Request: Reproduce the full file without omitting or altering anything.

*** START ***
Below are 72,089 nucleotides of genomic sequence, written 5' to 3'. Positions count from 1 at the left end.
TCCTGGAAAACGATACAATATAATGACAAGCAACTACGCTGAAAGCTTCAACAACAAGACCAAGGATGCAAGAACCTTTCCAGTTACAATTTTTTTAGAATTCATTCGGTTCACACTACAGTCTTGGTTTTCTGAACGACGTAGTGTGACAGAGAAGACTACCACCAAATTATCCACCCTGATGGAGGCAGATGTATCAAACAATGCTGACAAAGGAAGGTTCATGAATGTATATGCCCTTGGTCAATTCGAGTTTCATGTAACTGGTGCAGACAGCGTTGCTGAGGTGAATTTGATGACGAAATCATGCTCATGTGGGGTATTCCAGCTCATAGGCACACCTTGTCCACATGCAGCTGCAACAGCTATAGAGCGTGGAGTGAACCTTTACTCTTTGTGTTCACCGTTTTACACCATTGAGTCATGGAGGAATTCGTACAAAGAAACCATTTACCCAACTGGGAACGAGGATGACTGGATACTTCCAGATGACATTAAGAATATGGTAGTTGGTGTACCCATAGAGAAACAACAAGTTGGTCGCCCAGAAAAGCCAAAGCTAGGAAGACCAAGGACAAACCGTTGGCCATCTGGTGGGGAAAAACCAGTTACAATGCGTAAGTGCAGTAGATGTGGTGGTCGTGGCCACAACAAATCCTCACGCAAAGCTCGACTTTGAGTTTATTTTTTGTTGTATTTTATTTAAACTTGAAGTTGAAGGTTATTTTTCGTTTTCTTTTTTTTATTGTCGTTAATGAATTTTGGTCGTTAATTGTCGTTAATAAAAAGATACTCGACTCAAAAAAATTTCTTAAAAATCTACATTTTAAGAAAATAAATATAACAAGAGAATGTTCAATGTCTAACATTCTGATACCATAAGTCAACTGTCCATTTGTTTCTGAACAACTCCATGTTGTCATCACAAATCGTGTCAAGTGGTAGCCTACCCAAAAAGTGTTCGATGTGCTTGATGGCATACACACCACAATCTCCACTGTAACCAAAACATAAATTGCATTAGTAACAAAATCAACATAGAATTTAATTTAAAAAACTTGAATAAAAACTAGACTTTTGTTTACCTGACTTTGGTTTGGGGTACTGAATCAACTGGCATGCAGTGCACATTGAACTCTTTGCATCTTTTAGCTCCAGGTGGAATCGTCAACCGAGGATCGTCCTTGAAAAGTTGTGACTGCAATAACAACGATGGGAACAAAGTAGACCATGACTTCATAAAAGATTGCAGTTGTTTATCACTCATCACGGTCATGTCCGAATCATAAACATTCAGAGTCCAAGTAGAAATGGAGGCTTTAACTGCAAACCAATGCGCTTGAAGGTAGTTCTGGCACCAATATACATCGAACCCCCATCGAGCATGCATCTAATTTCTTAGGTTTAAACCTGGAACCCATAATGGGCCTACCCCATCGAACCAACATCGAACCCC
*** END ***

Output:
Below are 72,089 nucleotides of genomic sequence, written 5' to 3'. Positions count from 1 at the left end.
TCCTGGAAAACGATACAATATAATGACAAGCAACTACGCTGAAAGCTTCAACAACAAGACCAAGGATGCAAGAACCTTTCCAGTTACAATTTTTTTAGAATTCATTCGGTTCACACTACAGTCTTGGTTTTCTGAACGACGTAGTGTGACAGAGAAGACTACCACCAAATTATCCACCCTGATGGAGGCAGATGTATCAAACAATGCTGACAAAGGAAGGTTCATGAATGTATATGCCCTTGGTCAATTCGAGTTTCATGTAACTGGTGCAGACAGCGTTGCTGAGGTGAATTTGATGACGAAATCATGCTCATGTGGGGTATTCCAGCTCATAGGCACACCTTGTCCACATGCAGCTGCAACAGCTATAGAGCGTGGAGTGAACCTTTACTCTTTGTGTTCACCGTTTTACACCATTGAGTCATGGAGGAATTCGTACAAAGAAACCATTTACCCAACTGGGAACGAGGATGACTGGATACTTCCAGATGACATTAAGAATATGGTAGTTGGTGTACCCATAGAGAAACAACAAGTTGGTCGCCCAGAAAAGCCAAAGCTAGGAAGACCAAGGACAAACCGTTGGCCATCTGGTGGGGAAAAACCAGTTACAATGCGTAAGTGCAGTAGATGTGGTGGTCGTGGCCACAACAAATCCTCACGCAAAGCTCGACTTTGAGTTTATTTTTTGTTGTATTTTATTTAAACTTGAAGTTGAAGGTTATTTTTCGTTTTCTTTTTTTTATTGTCGTTAATGAATTTTGGTCGTTAATTGTCGTTAATAAAAAGATACTCGACTCAAAAAAATTTCTTAAAAATCTACATTTTAAGAAAATAAATATAACAAGAGAATGTTCAATGTCTAACATTCTGATACCATAAGTCAACTGTCCATTTGTTTCTGAACAACTCCATGTTGTCATCACAAATCGTGTCAAGTGGTAGCCTACCCAAAAAGTGTTCGATGTGCTTGATGGCATACACACCACAATCTCCACTGTAACCAAAACATAAATTGCATTAGTAACAAAATCAACATAGAATTTAATTTAAAAAACTTGAATAAAAACTAGACTTTTGTTTACCTGACTTTGGTTTGGGGTACTGAATCAACTGGCATGCAGTGCACATTGAACTCTTTGCATCTTTTAGCTCCAGGTGGAATCGTCAACCGAGGATCGTCCTTGAAAAGTTGTGACTGCAATAACAACGATGGGAACAAAGTAGACCATGACTTCATAAAAGATTGCAGTTGTTTATCACTCATCACGGTCATGTCCGAATCATAAACATTCAGAGTCCAAGTAGAAATGGAGGCTTTAACTGCAAACCAATGCGCTTGAAGGTAGTTCTGGCACCAATATACATCGAACCCCCATCGAGCATGCATCTAATTTCTTAGGTTTAAACCTGGAACCCATAATGGGCCTACCCCATCGAACCAACATCGAACCCC